3. Be honest with yourself about your willingness to help. Old hurts, past resentments and unresolved disputes can get in the way of good planning. It may be time to work things out so that your parents’ last years can be the best quality that is available to them with existing resources.
4. Have a family meeting. If siblings, in-laws and grandchildren are involved, it’s time to see this as a family issue. Everyone’s input can be valuable in deciding what to do. If you don’t know where to start with a family meeting, enlist the help of a professional elder care advisor, elder law attorney with this expertise, or geriatric care manager.
5. Forgiveness can uplift you. If your parent was not a good parent, and is now in financial trouble, examine your own resources to give financial help. For some, it is beyond their capacity. For the rest, you can get beyond the past and do what seems like the right thing. Focus on the present, not the past.
6. Consider all the long term consequences of taking in your aging parent to your own home. Yes, it can solve many financial as well as care issues, but it is a complex matter. it works well for some and can be disastrous for others. Talk it out, establish the ground rules and involve the entire family when possible.
7. Everyone may have to make sacrifices. Many families who are on a budget find ways to work this out. It is unwise to give too much of what you need for yourself to your parent without insisting that your parent respect necessary limits too. Set the limits yourself and stick to them. If you are paying for support, it’s fair for you to make the rules.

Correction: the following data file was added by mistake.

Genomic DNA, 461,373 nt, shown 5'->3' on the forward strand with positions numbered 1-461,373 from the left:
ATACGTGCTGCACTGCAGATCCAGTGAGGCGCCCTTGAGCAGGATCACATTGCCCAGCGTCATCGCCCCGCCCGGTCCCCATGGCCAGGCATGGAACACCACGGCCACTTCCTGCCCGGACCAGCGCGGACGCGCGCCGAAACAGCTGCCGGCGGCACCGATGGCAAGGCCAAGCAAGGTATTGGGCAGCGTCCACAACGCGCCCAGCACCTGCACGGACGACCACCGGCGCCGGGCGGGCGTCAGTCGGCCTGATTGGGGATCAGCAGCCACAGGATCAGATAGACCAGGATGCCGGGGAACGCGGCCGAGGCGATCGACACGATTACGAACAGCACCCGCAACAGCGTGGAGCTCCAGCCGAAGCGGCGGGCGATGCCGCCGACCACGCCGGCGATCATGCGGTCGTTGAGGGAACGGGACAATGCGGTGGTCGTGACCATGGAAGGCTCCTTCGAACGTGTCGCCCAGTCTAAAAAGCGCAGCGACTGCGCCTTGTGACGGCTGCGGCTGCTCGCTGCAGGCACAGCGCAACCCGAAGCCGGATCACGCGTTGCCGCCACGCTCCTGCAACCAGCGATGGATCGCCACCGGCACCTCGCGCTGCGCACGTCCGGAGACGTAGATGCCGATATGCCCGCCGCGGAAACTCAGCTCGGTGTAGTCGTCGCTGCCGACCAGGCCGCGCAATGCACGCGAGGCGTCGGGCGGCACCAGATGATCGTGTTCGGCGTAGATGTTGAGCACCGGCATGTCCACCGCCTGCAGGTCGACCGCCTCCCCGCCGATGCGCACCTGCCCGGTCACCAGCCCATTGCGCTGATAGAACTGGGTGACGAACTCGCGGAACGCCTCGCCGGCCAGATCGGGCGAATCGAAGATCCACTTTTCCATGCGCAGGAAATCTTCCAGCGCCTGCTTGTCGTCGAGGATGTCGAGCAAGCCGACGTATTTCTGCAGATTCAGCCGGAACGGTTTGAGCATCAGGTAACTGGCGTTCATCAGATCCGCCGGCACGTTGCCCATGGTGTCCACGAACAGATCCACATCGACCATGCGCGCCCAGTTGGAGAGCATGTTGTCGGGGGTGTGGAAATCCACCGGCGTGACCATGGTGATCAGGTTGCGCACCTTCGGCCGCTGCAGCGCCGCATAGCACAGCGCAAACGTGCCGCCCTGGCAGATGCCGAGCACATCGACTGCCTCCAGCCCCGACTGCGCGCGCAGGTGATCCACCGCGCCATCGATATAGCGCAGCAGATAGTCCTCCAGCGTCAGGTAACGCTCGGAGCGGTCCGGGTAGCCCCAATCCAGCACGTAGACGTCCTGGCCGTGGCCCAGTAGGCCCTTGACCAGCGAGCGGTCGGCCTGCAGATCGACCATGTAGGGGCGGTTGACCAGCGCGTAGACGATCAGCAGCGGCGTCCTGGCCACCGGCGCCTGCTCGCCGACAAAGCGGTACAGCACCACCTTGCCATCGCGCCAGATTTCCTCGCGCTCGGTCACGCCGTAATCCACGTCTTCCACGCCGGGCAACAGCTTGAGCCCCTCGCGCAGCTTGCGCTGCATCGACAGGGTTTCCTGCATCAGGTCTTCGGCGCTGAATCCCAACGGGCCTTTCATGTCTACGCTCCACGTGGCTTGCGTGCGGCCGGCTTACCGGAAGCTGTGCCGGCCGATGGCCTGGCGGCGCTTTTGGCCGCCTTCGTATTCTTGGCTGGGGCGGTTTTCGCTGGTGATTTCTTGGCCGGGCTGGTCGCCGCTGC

8. Deal with reckless spending parents realistically. If their refusal to use self-discipline with money means that they will lose a home, have to go to a nursing home, or have to apply for Medicaid, it may be the consequence you can’t prevent. It does happen.
9. Work on your difficult choices with a financial advisor. If you have to use your savings, your retirement plan, or other means set aside for your own needs to help an aging parent, the long term consequences can directly affect your life a few years from now. Learn as much as you can from professionals about best strategy.
10. Don’t be afraid to say “no” to an aging parent whose demands on you seem unfair. The choices about what to do for an aging parent are very individual. No law says you have to be kind or charitable. It is a matter of conscience.
Millions of baby boomers are currently providing care and/or financial support to their aging loved ones. Some quit jobs, cut back on hours or otherwise deprive themselves of benefits, salary or retirement to help.
My personal take on this, after seeing so many adult children in my work, is that those who do help don’t regret the sacrifice. I hear reports that they are happy that they have made the choices and that after the parent passes, there is no guilt. Some relationships with aging parents are positively transformed in the process.
If you need help with a family meeting, or just general advice about this situation, feel free to call us at AgingParents.com (415)459-0413. We charge an hourly rate for our professional advice.
If financial support to aging parents is your dilemma, I encourage you to think about the matter, talk it out with your spouse, kids, and parents, and move forward. If you do help, keep an open mind and an open heart. The world is a better place because of your own generosity.
Until next time,
Carolyn L. Rosenblatt